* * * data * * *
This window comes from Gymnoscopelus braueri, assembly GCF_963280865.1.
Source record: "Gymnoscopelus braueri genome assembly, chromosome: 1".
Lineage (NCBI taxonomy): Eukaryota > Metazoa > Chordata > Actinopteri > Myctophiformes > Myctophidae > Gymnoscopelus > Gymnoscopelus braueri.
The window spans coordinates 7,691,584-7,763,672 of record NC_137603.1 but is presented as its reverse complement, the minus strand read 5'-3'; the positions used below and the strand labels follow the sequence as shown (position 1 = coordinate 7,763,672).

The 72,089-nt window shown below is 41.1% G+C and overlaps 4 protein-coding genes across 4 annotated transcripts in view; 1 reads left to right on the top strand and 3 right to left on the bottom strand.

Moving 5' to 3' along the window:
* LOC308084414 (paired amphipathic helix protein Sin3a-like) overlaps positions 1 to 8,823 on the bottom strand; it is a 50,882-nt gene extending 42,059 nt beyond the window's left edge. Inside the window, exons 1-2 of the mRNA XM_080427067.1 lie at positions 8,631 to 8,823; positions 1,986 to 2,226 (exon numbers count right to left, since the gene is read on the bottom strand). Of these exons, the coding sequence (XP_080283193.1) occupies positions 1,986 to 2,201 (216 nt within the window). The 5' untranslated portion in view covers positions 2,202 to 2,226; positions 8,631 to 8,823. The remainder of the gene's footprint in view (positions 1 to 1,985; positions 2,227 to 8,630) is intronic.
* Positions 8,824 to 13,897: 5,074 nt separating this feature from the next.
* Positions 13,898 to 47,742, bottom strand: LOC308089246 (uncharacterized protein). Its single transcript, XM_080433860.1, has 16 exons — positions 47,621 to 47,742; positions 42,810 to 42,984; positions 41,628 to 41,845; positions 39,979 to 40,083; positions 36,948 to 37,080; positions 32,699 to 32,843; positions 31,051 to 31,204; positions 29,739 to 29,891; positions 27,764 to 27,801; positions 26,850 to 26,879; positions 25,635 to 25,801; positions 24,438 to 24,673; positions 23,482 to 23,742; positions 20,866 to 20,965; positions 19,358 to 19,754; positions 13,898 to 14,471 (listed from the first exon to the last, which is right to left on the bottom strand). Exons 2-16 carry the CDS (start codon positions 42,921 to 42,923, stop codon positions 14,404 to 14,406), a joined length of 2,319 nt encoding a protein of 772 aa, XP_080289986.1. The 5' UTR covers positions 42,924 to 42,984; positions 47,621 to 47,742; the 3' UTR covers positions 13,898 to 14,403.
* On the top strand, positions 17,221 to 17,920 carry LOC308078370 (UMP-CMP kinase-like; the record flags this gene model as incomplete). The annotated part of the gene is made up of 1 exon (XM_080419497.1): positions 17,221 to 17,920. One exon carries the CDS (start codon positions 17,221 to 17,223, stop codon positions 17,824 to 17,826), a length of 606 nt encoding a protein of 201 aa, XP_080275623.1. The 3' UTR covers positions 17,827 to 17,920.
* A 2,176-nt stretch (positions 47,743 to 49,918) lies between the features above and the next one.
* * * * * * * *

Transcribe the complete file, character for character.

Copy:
This window comes from Gymnoscopelus braueri, assembly GCF_963280865.1.
Source record: "Gymnoscopelus braueri genome assembly, chromosome: 1".
Lineage (NCBI taxonomy): Eukaryota > Metazoa > Chordata > Actinopteri > Myctophiformes > Myctophidae > Gymnoscopelus > Gymnoscopelus braueri.
The window spans coordinates 7,691,584-7,763,672 of record NC_137603.1 but is presented as its reverse complement, the minus strand read 5'-3'; the positions used below and the strand labels follow the sequence as shown (position 1 = coordinate 7,763,672).

The 72,089-nt window shown below is 41.1% G+C and overlaps 4 protein-coding genes across 4 annotated transcripts in view; 1 reads left to right on the top strand and 3 right to left on the bottom strand.

Moving 5' to 3' along the window:
* LOC308084414 (paired amphipathic helix protein Sin3a-like) overlaps positions 1 to 8,823 on the bottom strand; it is a 50,882-nt gene extending 42,059 nt beyond the window's left edge. Inside the window, exons 1-2 of the mRNA XM_080427067.1 lie at positions 8,631 to 8,823; positions 1,986 to 2,226 (exon numbers count right to left, since the gene is read on the bottom strand). Of these exons, the coding sequence (XP_080283193.1) occupies positions 1,986 to 2,201 (216 nt within the window). The 5' untranslated portion in view covers positions 2,202 to 2,226; positions 8,631 to 8,823. The remainder of the gene's footprint in view (positions 1 to 1,985; positions 2,227 to 8,630) is intronic.
* Positions 8,824 to 13,897: 5,074 nt separating this feature from the next.
* Positions 13,898 to 47,742, bottom strand: LOC308089246 (uncharacterized protein). Its single transcript, XM_080433860.1, has 16 exons — positions 47,621 to 47,742; positions 42,810 to 42,984; positions 41,628 to 41,845; positions 39,979 to 40,083; positions 36,948 to 37,080; positions 32,699 to 32,843; positions 31,051 to 31,204; positions 29,739 to 29,891; positions 27,764 to 27,801; positions 26,850 to 26,879; positions 25,635 to 25,801; positions 24,438 to 24,673; positions 23,482 to 23,742; positions 20,866 to 20,965; positions 19,358 to 19,754; positions 13,898 to 14,471 (listed from the first exon to the last, which is right to left on the bottom strand). Exons 2-16 carry the CDS (start codon positions 42,921 to 42,923, stop codon positions 14,404 to 14,406), a joined length of 2,319 nt encoding a protein of 772 aa, XP_080289986.1. The 5' UTR covers positions 42,924 to 42,984; positions 47,621 to 47,742; the 3' UTR covers positions 13,898 to 14,403.
* On the top strand, positions 17,221 to 17,920 carry LOC308078370 (UMP-CMP kinase-like; the record flags this gene model as incomplete). The annotated part of the gene is made up of 1 exon (XM_080419497.1): positions 17,221 to 17,920. One exon carries the CDS (start codon positions 17,221 to 17,223, stop codon positions 17,824 to 17,826), a length of 606 nt encoding a protein of 201 aa, XP_080275623.1. The 3' UTR covers positions 17,827 to 17,920.
* A 2,176-nt stretch (positions 47,743 to 49,918) lies between the features above and the next one.